Introducing the projects that aim to elucidate the role of protists in food sensitivity, identify novel bioactives to prevent or reduce inflammatory bowel disease (IBD), and look for antibody–antigen interactions in microbiome-related diseases.
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Supporting innovative research into the human microbiome
Researchers are embracing the gut microbiome. Our microflora do more than keep the intestines in check, they also affect our immune system and mental health. These new grants support investigators exploring the microbiome’s influence.
Awarded grants 2020
Computational biologist Eran Segal will use his Global Grant for Gut Health to examine how the microbiome and immune system interact, and how it can go awry.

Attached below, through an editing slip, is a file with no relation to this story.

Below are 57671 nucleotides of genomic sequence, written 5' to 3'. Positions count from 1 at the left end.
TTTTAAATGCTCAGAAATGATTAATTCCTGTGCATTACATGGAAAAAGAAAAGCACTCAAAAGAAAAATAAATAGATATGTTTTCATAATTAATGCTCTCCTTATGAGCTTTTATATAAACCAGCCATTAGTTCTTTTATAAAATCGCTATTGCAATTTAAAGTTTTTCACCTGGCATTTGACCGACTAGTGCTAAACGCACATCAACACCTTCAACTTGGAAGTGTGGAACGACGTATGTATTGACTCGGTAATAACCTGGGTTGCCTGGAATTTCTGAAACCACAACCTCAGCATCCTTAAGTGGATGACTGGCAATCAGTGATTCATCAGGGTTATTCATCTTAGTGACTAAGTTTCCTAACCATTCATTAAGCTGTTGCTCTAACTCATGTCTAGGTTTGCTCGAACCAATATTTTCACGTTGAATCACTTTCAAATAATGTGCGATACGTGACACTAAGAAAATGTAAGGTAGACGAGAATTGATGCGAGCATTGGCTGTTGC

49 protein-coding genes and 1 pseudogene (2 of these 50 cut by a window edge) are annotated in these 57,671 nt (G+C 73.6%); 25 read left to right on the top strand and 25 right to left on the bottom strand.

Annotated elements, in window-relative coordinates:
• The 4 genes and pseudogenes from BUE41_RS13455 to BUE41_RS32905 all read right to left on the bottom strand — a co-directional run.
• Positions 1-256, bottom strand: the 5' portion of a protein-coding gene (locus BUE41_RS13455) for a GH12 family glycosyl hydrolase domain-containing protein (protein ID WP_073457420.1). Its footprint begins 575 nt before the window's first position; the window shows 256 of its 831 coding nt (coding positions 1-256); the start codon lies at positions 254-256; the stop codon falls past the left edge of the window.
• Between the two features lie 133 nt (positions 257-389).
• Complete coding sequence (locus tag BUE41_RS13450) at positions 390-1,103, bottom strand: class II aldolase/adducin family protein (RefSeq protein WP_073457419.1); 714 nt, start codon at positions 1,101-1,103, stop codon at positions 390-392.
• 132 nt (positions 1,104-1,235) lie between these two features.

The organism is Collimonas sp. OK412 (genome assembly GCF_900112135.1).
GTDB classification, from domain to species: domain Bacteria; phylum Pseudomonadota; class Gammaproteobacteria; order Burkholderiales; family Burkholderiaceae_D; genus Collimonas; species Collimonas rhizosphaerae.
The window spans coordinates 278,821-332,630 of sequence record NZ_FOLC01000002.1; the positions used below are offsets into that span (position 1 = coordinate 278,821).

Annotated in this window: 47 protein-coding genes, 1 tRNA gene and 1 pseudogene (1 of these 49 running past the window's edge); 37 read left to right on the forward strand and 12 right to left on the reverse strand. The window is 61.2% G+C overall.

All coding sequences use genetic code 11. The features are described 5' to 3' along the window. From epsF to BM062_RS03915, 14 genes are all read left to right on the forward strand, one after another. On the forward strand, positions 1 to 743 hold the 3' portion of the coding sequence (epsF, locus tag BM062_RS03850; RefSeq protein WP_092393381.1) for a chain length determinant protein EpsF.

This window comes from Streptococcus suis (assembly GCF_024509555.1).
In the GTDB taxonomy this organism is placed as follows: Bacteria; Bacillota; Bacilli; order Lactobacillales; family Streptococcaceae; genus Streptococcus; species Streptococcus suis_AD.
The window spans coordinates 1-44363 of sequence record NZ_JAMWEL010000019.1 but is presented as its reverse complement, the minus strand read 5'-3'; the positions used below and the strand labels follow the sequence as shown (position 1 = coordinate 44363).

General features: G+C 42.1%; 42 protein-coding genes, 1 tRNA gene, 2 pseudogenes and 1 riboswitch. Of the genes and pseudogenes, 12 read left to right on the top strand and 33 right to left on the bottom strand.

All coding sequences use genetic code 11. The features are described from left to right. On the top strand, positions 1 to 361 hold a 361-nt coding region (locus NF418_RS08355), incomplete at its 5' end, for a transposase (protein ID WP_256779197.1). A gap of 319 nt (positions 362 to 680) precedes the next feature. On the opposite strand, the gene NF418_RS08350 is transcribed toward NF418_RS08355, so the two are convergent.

Biochemist and inflammatory bowel disease (IBD) specialist, Jakob Begun, will use his Global Grant for Gut Health to explore how microbial power could limit IBD progression.
Immunologist Reinhard Hinterleitner will use his Global Grant for Gut Health to examine whether certain microbes, known as protists, have a protective role in food sensitivities.
Awarded grants 2019
We’re proud to present two highly competitive projects that investigate long-term evolution in the gut microbiome and drug-microbiome interactions.
Adding to research focused on the overall composition of the gut microbiome, biologist Isabel Gordo will use her Global Grant for Gut Health to explore the evolutionary path of one common gut bacterium, Escherichia coli, inside living animals.
After many years studying the gastrointestinal tract, pharmacologist and senior physiology lecturer Niall Hyland will use his Global Grant for Gut Health to examine how the microbiome influences the ability to metabolise anti-depressant or anti-psychotic drugs.